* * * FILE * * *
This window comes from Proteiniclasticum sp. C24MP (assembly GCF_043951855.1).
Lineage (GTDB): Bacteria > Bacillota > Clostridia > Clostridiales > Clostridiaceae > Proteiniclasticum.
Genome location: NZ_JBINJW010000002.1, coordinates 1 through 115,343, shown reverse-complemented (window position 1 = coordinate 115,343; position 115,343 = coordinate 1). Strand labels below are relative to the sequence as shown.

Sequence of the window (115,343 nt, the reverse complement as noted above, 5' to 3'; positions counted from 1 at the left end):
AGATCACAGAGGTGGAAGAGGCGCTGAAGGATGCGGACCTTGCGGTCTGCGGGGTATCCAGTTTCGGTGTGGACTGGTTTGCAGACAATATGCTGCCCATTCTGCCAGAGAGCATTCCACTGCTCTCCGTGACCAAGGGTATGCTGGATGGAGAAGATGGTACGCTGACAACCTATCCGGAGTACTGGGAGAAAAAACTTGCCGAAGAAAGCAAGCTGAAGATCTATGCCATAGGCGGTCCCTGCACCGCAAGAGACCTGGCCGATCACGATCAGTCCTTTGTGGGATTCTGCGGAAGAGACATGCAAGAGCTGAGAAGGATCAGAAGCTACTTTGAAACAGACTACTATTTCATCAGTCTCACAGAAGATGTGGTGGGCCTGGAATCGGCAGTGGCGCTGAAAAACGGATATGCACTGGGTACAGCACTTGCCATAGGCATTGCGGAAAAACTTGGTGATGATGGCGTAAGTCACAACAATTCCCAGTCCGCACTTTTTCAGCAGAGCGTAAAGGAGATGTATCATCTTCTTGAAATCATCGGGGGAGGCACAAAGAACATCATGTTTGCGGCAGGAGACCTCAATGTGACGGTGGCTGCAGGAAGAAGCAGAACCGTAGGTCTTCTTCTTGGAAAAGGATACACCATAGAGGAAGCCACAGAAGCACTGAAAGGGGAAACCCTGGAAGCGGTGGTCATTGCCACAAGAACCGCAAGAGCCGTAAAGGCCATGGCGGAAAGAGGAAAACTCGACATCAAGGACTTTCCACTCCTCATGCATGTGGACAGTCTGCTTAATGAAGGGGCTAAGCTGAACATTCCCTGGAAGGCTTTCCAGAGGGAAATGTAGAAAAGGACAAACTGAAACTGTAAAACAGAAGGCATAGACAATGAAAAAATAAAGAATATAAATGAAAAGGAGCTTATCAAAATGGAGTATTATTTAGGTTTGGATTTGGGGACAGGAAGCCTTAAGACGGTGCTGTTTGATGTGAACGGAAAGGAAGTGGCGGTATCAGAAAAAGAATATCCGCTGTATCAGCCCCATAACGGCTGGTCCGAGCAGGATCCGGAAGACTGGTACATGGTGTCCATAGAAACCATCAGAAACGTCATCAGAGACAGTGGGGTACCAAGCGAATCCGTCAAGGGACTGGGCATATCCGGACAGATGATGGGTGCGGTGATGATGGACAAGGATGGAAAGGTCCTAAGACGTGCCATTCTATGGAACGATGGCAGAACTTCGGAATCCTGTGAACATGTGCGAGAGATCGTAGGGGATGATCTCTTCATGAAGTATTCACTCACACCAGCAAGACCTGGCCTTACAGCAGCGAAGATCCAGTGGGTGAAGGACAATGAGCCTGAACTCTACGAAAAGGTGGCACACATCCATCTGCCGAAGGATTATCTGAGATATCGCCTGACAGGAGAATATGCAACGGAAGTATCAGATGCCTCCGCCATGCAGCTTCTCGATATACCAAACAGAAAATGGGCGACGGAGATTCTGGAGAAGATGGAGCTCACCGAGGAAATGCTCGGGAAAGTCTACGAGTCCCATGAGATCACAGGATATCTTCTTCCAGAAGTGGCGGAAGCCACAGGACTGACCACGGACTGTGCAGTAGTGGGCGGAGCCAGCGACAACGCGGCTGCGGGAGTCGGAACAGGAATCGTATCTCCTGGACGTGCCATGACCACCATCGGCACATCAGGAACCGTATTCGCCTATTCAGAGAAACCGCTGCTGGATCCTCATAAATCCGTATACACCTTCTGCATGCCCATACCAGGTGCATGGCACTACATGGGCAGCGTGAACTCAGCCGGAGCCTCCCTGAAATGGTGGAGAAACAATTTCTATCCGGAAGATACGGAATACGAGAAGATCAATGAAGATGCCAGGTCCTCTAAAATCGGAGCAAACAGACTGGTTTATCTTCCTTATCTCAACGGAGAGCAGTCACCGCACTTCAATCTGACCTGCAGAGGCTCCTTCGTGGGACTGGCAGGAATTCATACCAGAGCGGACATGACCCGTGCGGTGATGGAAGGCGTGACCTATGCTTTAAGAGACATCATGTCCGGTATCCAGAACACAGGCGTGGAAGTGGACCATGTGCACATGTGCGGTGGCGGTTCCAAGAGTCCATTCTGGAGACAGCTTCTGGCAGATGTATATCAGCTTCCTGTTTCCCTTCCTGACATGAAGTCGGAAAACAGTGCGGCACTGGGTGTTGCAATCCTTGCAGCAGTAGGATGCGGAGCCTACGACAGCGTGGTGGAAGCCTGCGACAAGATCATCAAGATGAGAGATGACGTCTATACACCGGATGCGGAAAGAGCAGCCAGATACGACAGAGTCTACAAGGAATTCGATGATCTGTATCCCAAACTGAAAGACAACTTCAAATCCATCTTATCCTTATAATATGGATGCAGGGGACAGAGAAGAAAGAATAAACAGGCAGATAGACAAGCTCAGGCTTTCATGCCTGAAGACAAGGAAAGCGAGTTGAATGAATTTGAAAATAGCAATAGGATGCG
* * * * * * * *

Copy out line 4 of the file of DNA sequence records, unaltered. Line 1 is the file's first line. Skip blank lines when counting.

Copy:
Sequence of the window (115,343 nt, the reverse complement as noted above, 5' to 3'; positions counted from 1 at the left end):